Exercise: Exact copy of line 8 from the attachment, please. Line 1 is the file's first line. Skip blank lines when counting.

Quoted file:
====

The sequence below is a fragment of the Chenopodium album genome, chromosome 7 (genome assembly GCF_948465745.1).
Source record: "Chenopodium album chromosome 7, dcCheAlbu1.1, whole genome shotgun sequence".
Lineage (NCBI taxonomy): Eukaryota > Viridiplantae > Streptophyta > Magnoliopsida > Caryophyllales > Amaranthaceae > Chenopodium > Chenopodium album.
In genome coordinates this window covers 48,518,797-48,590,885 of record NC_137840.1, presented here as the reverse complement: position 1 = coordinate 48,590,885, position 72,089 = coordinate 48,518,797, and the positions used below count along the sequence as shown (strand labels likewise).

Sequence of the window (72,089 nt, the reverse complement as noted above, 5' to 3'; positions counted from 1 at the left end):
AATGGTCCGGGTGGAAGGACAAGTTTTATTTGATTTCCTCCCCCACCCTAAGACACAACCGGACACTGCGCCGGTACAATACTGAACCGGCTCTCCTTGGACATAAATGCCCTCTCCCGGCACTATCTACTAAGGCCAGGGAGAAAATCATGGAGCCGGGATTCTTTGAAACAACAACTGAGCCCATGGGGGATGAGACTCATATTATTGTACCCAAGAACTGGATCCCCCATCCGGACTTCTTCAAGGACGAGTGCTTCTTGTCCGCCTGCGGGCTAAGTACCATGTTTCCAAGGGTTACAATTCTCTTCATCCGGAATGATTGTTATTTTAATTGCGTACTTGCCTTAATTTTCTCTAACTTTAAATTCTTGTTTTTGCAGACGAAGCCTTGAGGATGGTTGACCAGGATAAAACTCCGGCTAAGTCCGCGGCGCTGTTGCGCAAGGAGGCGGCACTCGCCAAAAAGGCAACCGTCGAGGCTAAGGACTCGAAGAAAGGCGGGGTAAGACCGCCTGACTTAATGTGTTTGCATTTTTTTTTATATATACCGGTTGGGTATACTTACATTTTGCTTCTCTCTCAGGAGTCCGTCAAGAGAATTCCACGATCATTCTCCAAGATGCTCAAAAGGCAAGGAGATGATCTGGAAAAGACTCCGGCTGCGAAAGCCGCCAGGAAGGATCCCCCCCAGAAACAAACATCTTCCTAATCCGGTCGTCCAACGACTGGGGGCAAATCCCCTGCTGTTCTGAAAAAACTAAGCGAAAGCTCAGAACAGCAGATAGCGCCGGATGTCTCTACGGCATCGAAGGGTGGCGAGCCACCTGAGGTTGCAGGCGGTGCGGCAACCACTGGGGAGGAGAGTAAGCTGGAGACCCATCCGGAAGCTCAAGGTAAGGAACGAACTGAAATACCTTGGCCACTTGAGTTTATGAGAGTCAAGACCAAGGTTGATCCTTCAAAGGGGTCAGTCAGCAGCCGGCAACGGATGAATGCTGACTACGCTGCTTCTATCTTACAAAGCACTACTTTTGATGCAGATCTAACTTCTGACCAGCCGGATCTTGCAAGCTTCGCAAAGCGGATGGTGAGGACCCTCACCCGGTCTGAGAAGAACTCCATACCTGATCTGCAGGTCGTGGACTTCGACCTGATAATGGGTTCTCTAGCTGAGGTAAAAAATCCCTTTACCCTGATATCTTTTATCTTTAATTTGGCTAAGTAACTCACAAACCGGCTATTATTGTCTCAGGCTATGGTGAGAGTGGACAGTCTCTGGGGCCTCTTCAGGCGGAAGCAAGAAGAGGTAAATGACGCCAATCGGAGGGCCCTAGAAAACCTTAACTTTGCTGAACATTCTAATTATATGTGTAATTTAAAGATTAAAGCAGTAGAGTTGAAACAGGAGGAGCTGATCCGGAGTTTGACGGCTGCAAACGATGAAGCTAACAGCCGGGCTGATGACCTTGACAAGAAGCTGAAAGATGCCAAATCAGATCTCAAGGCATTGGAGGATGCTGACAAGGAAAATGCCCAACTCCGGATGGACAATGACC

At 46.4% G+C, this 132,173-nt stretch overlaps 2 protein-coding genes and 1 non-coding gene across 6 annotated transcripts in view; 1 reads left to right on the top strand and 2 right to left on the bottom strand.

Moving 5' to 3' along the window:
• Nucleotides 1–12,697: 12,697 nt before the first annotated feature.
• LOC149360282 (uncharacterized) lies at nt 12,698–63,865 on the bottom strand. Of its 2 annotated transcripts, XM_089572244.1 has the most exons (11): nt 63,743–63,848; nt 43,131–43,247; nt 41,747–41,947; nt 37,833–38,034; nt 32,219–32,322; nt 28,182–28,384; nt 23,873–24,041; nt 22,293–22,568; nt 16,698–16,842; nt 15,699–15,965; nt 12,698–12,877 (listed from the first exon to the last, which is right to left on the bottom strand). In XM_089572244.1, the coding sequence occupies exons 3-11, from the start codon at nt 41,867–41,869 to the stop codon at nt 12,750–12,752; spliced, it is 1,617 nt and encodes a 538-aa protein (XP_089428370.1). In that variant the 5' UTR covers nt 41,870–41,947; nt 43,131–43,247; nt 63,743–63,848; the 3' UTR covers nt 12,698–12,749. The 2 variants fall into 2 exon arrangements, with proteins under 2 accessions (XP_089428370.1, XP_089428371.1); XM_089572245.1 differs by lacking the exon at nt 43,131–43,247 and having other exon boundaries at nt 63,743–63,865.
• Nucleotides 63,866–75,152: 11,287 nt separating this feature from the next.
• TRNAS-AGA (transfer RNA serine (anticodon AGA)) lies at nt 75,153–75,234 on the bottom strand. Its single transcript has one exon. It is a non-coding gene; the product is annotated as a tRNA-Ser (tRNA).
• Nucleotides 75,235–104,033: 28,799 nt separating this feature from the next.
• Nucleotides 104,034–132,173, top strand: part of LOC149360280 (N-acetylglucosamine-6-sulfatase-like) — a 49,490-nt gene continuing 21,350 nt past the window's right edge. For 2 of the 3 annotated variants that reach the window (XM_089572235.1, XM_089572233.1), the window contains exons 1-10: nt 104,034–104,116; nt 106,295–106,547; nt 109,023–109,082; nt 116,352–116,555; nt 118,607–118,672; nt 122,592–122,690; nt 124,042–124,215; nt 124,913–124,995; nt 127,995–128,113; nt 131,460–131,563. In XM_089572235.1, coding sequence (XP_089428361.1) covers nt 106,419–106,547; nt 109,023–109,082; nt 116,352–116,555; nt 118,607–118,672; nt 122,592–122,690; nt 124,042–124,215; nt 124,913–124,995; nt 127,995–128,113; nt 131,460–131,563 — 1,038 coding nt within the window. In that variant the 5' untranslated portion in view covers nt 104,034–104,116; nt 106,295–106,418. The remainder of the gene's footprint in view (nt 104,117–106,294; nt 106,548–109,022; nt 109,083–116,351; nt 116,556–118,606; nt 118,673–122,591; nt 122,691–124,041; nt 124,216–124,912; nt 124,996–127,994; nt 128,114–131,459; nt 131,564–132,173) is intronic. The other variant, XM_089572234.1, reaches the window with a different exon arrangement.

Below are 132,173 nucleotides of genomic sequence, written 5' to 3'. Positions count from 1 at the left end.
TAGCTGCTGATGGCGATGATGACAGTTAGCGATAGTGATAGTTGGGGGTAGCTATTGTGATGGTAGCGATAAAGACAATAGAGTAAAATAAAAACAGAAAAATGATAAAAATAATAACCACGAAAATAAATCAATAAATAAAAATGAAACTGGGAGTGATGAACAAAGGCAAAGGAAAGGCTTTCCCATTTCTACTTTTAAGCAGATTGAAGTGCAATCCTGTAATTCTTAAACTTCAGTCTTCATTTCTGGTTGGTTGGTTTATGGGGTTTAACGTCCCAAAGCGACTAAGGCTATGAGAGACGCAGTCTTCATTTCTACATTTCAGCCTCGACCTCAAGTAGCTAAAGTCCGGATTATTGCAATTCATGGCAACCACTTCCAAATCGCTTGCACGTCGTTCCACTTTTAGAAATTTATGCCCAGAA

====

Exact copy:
Moving 5' to 3' along the window: